The New York Times reports: In Douglas Laux’s final days as a C.I.A. officer, the futility of his mission prompted him to quote George Orwell to his boss.
Mr. Laux had spent months in 2012 working with various Middle Eastern nations that were trying to ship arms to Syria to help disparate rebel groups there. But it had become clear to him that the C.I.A had little ability to control the squabbling and backstabbing among the Saudis, Qataris and other Arabs.
He told a senior C.I.A. officer he felt like Winston Smith, the character in “1984” known for his fatalism, because he was carrying out his work without comprehending the politics and competing agendas thwarting progress in aiding the rebellion. “I understand the how,” Mr. Laux said, paraphrasing one of Smith’s famous lines. “I do not understand the why.”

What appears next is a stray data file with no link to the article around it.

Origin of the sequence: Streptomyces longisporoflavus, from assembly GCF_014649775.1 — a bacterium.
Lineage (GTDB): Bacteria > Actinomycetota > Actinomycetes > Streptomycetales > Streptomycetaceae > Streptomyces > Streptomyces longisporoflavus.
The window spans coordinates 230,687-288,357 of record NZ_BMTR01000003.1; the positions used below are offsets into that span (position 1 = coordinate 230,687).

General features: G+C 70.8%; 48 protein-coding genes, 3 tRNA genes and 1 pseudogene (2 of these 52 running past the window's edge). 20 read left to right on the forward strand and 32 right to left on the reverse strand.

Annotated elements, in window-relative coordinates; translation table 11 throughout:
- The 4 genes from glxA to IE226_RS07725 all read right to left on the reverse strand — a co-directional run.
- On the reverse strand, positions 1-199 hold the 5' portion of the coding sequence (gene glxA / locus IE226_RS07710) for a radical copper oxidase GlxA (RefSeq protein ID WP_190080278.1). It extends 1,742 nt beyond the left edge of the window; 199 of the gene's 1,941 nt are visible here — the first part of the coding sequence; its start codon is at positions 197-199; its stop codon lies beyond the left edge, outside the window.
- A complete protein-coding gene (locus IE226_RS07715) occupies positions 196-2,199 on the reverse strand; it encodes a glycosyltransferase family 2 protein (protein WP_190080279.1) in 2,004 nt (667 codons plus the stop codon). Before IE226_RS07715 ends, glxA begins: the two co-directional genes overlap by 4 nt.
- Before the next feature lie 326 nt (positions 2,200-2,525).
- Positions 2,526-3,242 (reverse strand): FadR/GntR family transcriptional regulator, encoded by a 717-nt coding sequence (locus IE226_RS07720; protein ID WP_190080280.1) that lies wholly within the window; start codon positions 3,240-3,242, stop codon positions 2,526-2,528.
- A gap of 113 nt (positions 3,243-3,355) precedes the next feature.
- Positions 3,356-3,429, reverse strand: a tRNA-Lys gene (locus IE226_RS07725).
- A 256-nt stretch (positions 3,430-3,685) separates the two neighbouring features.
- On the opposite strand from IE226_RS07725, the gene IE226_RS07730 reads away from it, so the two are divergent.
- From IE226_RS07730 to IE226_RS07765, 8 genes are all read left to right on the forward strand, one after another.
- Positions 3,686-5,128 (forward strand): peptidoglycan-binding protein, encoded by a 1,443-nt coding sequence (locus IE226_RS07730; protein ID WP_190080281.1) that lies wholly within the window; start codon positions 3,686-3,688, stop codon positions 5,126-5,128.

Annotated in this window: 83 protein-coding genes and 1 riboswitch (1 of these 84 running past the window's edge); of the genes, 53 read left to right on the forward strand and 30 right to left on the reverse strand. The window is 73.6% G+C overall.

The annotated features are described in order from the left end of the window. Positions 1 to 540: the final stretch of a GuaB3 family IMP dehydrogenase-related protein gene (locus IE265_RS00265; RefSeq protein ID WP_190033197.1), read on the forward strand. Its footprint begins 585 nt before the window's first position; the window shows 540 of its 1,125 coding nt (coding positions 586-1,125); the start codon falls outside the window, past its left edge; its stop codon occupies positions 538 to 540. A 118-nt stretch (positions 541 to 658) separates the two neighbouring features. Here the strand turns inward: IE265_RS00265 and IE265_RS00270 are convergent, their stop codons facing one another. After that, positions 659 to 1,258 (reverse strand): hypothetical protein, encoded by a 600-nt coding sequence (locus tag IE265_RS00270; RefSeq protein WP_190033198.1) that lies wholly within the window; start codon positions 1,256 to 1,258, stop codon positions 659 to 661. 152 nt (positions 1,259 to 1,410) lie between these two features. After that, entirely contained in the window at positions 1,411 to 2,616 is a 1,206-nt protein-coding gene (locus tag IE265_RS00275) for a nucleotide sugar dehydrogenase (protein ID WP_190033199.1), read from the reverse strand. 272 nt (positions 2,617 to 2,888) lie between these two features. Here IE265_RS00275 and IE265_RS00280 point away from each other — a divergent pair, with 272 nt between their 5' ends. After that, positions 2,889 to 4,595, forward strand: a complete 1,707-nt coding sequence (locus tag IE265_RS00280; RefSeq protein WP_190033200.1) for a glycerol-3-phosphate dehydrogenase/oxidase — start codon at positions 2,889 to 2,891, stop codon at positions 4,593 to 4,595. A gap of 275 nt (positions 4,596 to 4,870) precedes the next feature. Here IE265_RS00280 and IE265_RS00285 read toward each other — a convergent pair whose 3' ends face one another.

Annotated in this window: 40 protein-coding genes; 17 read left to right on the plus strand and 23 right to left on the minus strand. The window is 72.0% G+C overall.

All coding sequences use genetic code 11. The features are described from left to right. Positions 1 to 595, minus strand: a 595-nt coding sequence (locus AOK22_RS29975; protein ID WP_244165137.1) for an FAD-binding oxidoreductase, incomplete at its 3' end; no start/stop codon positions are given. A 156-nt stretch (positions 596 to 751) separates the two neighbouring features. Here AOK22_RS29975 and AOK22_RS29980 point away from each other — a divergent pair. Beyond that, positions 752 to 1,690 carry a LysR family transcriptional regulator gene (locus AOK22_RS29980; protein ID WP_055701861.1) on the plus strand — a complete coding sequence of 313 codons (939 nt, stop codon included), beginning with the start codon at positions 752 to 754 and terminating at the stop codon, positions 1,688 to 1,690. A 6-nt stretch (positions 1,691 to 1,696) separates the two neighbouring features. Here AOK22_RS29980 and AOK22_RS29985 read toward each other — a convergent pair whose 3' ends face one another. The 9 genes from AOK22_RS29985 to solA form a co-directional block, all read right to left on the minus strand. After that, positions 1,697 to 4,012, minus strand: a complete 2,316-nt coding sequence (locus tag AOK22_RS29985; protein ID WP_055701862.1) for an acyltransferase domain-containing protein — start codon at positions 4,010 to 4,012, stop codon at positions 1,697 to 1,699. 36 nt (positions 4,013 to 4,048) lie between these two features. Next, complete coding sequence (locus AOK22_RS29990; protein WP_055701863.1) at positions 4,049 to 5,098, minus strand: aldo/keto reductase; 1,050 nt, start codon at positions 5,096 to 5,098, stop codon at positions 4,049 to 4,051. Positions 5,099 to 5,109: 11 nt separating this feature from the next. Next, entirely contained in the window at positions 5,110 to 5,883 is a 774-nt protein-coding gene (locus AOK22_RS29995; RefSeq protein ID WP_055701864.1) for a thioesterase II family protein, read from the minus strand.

It is a sentiment that might sum up much of Mr. Laux’s career at the C.I.A., an organization he served for eight years as an undercover case officer and soldier in the agency’s shadowy conflicts overseas. His career at the agency began with a tour at a remote firebase in southern Afghanistan and ended with a spot on the agency’s Syria Task Force — a life in war zones that is emblematic of the lives of a large cadre of American spies who joined the C.I.A. after the Sept. 11 terrorist attacks. He left the agency three years ago, but is speaking publicly about his experiences there for the first time in conjunction with the release of a memoir. [Continue reading…]